This anomaly can be answered and resolved only if one takes it humbly and with the spirit of learning. You know that there are many medicines to cure an ailment. Now if your doctor has prescribed you one particular medicine and then you say “what is the harm if the I take a different medicine (other than what you physician has prescribed)?” Does that make sense? No! And probably if one chooses to do so may be risking his health. Right? Similarly, if you chant a mantra with its syllables or pronunciations changed, you will suffer an adverse consequence. The rule that the medicine as prescribed mustn’t be changed applies to the patient, not to the doctor. The patient cannot and should not, on his own, change the medicine that his physician has prescribed. But the doctor can! (Smiles) Doctor knows the best which one medicine will be work to to treat a particular ailment. So inherently and logically there is nothing wrong if your doctor gives a substitute or replaces one medicine for another. Even in case of two patients being treated for the the same illness the doctor may choose the same medicine, altogether different medicine or make small changes/additions etc. in the ingredients according to differences in patient’s nature of physiology. This is the very reason every Tattva Shakti Vigyaan practitioner has a unique mantra for himself/herself.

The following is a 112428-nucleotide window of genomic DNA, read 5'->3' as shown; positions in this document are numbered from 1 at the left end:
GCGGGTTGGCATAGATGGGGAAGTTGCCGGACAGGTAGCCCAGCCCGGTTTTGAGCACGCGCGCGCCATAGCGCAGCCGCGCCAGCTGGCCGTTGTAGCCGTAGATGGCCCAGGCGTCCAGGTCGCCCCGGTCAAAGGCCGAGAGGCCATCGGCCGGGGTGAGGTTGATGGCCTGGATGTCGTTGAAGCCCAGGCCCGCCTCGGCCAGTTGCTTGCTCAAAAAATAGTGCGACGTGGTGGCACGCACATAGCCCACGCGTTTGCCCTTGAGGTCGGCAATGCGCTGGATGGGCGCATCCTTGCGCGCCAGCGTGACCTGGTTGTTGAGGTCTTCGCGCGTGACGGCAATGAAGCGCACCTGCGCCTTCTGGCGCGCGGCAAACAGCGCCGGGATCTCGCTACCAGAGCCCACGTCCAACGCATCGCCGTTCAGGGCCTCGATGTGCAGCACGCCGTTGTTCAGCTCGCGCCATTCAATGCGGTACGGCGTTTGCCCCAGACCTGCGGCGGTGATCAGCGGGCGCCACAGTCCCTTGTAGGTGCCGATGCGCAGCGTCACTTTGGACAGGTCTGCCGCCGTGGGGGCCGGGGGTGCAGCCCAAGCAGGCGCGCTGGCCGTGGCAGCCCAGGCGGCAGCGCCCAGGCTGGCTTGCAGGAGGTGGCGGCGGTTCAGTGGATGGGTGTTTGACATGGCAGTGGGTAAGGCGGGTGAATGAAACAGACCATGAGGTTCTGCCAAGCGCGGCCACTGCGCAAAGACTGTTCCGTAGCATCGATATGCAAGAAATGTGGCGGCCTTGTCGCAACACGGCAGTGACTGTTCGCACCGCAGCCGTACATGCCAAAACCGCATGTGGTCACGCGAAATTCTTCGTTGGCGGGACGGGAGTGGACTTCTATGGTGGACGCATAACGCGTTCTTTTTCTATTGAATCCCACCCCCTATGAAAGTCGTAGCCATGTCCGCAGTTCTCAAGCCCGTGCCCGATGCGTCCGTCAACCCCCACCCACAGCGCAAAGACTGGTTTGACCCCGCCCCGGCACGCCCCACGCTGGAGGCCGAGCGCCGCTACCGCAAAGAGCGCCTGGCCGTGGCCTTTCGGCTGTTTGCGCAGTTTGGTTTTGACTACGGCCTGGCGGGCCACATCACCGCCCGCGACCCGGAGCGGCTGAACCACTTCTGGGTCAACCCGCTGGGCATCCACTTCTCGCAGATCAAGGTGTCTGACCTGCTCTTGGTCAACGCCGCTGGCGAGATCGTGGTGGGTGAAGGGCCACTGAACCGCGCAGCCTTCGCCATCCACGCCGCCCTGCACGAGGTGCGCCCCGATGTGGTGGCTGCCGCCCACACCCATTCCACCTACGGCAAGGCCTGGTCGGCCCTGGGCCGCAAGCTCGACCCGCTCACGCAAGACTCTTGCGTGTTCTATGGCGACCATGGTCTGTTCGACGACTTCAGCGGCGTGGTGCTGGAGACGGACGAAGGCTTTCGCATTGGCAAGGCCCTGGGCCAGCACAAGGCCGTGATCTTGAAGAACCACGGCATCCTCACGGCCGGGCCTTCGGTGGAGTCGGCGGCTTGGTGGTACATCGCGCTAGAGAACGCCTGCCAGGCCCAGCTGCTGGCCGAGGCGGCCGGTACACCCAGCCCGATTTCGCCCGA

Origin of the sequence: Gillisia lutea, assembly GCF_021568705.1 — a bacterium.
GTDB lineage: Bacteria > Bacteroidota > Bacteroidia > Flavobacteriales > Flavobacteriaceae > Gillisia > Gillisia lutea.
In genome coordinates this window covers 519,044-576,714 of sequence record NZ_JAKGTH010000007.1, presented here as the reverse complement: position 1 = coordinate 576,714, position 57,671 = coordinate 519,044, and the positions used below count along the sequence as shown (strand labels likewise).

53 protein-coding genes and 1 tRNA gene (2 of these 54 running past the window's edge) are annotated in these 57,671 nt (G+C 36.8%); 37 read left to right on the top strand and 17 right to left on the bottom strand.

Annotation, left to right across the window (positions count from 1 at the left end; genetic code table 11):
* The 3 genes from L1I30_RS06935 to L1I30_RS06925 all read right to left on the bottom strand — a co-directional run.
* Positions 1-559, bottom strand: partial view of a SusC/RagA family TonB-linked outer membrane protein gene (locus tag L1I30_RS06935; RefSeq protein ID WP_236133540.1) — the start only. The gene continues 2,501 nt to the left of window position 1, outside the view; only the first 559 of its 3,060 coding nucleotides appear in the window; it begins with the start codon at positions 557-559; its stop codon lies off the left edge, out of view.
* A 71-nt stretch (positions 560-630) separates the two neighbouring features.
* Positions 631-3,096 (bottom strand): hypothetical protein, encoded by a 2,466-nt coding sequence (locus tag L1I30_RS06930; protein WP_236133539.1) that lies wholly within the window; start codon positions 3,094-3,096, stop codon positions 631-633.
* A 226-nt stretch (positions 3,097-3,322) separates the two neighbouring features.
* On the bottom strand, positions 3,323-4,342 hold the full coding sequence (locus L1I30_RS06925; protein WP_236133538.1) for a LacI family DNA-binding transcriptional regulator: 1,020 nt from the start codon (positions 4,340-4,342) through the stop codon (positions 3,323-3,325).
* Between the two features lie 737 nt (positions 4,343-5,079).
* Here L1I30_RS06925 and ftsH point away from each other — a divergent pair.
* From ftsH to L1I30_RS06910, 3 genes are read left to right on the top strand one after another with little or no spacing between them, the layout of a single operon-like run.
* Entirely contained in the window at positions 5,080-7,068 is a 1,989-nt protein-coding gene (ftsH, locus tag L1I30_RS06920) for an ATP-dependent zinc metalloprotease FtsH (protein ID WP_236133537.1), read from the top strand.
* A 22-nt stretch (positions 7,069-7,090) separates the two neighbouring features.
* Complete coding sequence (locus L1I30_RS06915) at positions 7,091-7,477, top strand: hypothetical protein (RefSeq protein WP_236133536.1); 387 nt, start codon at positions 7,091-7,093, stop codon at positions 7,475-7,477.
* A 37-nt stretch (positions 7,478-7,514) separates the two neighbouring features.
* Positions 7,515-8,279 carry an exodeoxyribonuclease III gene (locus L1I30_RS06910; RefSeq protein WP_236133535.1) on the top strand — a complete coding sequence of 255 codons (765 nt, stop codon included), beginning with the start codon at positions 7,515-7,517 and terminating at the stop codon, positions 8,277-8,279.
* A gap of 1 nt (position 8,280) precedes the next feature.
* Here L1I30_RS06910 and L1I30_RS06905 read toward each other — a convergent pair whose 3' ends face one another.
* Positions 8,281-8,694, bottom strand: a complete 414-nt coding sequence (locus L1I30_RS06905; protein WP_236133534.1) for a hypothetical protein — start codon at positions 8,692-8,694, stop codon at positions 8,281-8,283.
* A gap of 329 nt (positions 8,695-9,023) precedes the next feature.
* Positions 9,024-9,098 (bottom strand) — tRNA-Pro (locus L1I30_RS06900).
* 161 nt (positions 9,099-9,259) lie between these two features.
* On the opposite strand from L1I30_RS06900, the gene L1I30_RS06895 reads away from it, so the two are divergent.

Here is another variation: In case a student after his Initiation / sadhana / comes into contact with other Guru/enlightened person and learns that his way of chanting is not the same as they teach. And he changes a particular pronunciation of a mantra/ beeja mantra, do the shaastraas approve of this or shaastraas ask the student to refer back to Guru about the change?
It is true that the sages/Gurus in different lineages have introduced slight changes in the different mantric recensions, but when they come from these enlightened people these do not produce any adverse effects. Even the the changes as incorporated by these seers yield the expected benefic results. You must know that the Gurumandala has given a particular way to chant a mantra only for the benefit of disciples. In Vedic traditions there are clearly defined rules in this regard in the Pratisakhyas. But the ground rule is – Follow the way of your Master. Everything else is immaterial. One interesting fact you must know about the way mantras are pronounced in our Guru Lineage – The way we treat/pronounce anuswaara (that little dot above the letters) creates 70-80 times more impact on practitioners energies. It has been measured using Aura-Mapping equipments. So many places in scriptures you find the same sentiments being echoed –
- Mantra Moolam Guru Vaakyam
- Guru Upaaya (Shiva Sutra)
Finally – The syllables and pronunciations/recensions of the mantras in the different Guru lineages do not vary to any considerable degree nor are they unrelated to one another. On the whole they work on the same centers in your being and sound similar. Even when the letters vary there is not much difference for there is a kinship of those letters (altered) in the pashanti vaak. You will realize that as you progress.
Ekta, Pronouncing a mantra as one’s Guru initiates is the final word. If you are not able to recall the original sounds get in touch with Ma Shakti or me.
-Acharya Agyaatadarshan Anand Nath